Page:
Initial reports about Europa suggest that Jupiter's moon may just be able to sustain life, and there are plans in place for a flyby and perhaps a landing in the future.
Landing on our own moon is so 1969. Scientists are now looking for new moons to explore. And in the running is Jupiter’s icy moon Europa, which may just be the next big point of curiosity for our space agency. Earlier this week, NASA announced initial findings from a “report on the potential science value of a lander on the surface [Europa],” and further noted that “the agency is now engaging the broader science community to open a discussion about its findings.”
Last year, NASA asked 21 scientists to conceptualize a lander whose destination would be Europa, and also determine whether such a mission would be feasible and what scientific gains might be achieved. It was a tall order, but just eight months later, the group handed over its report to the space agency.
“The primary goal is to search for evidence of life on Europa,” NASA notes of the new report. “The other goals are to assess the habitability of Europa by directly analyzing material from the surface, and to characterize the surface and subsurface to support future robotic exploration of Europa and its ocean.” As per their research, the scientists have reason to believe that Europa may have a global saltwater ocean, and that at the bottom of the ocean is a rocky, silicate floor, which could indeed contain the ingredients needed to sustain life.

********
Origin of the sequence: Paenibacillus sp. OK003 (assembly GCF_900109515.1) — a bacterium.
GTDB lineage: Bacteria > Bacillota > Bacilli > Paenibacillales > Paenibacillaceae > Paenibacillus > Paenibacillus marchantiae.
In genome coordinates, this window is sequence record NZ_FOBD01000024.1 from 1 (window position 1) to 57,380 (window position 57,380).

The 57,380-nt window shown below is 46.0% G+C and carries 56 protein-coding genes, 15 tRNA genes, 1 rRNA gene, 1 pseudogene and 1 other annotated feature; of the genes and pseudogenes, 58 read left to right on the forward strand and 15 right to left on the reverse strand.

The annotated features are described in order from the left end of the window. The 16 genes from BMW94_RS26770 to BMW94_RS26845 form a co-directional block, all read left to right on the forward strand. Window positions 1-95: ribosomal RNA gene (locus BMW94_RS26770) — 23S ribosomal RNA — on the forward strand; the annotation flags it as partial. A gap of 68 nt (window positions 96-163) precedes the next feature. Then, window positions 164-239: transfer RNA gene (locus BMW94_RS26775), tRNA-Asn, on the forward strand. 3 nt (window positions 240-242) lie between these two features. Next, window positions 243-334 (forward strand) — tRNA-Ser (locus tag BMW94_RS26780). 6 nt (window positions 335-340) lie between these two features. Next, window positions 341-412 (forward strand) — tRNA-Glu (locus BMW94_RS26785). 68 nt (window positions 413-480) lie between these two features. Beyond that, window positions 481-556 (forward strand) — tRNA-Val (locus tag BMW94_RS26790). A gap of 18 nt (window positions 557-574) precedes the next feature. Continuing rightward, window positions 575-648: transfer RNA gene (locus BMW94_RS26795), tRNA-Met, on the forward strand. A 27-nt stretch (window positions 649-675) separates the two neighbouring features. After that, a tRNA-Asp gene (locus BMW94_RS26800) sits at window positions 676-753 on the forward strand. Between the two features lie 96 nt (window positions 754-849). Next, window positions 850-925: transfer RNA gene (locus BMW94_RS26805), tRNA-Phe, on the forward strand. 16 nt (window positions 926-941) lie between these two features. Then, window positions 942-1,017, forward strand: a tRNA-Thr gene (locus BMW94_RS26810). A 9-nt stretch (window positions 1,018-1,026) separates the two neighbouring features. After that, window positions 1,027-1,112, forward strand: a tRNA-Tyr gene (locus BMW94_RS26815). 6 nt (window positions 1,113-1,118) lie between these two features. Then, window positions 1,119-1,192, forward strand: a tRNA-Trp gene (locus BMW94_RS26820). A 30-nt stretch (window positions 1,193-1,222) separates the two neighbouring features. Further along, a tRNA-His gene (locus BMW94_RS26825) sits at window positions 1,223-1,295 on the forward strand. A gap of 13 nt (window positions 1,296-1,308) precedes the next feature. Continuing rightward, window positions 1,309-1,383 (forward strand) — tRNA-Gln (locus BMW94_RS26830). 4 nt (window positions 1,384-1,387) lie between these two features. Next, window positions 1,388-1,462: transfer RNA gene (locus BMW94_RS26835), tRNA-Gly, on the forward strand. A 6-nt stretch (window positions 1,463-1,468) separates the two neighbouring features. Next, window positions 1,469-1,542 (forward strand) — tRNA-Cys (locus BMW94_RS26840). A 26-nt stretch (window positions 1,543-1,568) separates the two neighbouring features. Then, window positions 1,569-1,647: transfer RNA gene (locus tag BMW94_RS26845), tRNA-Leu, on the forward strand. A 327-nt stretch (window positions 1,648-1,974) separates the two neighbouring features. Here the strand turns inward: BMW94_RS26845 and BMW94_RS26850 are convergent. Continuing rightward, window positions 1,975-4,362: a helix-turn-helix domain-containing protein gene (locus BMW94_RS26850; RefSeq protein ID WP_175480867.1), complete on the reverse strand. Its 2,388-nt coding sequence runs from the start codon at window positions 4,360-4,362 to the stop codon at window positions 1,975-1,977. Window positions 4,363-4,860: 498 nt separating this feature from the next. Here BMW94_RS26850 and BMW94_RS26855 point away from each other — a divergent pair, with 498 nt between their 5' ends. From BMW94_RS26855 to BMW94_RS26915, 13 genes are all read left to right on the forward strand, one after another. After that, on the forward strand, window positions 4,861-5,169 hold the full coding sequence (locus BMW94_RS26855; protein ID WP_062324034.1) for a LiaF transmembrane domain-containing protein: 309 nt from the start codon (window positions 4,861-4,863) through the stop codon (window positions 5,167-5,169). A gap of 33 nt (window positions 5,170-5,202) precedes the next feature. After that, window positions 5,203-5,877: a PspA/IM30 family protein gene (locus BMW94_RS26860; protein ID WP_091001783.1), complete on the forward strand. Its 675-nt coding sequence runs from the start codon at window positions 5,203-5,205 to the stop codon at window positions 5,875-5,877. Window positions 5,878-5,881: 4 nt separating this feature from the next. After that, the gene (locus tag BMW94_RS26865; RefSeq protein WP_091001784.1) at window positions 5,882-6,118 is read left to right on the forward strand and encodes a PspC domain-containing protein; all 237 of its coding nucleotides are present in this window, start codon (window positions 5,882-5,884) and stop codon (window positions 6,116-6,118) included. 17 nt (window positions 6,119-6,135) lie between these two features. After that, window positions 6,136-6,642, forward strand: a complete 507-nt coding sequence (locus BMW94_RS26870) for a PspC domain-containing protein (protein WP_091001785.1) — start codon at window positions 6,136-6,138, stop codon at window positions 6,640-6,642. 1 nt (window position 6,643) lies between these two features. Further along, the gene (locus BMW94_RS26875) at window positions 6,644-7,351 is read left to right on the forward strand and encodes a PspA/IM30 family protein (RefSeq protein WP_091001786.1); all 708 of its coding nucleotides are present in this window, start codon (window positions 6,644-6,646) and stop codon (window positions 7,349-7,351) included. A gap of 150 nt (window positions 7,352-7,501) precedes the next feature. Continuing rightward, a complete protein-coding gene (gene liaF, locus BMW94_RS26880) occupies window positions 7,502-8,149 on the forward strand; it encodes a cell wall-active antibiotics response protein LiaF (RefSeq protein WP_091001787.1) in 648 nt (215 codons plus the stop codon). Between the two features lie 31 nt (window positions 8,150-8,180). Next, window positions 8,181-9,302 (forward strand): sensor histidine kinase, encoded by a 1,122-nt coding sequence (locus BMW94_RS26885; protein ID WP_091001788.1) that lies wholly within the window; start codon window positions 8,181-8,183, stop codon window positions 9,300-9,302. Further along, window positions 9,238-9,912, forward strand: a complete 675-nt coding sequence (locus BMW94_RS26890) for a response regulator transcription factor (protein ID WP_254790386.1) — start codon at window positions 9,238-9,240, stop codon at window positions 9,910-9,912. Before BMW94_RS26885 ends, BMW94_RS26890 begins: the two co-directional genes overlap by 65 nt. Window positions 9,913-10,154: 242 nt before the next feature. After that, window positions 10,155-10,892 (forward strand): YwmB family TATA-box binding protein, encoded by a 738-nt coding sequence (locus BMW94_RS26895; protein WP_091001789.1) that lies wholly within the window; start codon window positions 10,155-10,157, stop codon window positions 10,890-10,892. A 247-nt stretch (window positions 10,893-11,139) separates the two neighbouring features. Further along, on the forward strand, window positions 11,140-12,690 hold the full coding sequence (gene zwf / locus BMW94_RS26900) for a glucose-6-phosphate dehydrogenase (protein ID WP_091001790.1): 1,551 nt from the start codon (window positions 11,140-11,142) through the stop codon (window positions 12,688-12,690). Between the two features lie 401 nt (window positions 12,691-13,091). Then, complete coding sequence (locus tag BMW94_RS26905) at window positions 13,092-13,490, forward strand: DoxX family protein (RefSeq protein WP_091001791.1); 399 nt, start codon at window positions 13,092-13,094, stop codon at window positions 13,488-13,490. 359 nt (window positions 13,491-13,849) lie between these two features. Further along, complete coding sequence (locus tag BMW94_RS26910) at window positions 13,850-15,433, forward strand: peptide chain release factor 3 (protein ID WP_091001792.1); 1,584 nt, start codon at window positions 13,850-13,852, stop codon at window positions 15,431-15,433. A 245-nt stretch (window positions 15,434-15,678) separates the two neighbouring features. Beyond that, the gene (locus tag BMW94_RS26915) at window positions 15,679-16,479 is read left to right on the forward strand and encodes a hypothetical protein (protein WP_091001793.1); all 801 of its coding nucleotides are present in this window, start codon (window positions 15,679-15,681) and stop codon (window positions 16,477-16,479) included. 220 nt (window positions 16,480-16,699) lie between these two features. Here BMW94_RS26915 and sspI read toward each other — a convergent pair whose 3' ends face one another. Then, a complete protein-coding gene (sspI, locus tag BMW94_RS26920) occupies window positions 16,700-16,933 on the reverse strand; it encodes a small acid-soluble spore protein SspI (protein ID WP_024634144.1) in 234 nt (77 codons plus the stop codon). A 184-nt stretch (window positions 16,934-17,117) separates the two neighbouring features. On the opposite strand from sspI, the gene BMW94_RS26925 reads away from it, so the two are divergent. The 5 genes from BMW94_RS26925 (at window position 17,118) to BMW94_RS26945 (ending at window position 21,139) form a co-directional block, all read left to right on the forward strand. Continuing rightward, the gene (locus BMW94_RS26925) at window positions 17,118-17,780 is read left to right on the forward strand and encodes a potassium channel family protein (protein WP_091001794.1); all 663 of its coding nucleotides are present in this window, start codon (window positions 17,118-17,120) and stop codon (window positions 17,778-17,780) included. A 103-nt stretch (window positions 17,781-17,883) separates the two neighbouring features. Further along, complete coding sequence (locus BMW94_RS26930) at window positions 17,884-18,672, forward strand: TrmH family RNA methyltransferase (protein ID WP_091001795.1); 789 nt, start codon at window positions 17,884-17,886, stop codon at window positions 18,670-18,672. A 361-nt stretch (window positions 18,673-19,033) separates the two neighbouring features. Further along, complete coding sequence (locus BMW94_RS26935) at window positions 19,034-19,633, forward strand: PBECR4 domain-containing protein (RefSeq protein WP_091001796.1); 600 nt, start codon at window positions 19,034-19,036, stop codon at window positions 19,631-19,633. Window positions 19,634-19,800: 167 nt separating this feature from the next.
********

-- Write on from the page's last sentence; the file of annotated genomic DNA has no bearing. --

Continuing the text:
There are plans for a solar-powered Europa multiple flyby mission, currently slated for launch in the early 2020’s. NASA says that this spacecraft (which is different from the new lander designed by the team of 21 scientists), “will arrive at Jupiter after a multi-year journey, orbiting the gas giant every two weeks for a series of 45 close flybys of Europa.” This mission will seek to determine Europa’s habitability, and also set the foundation for an actual landing.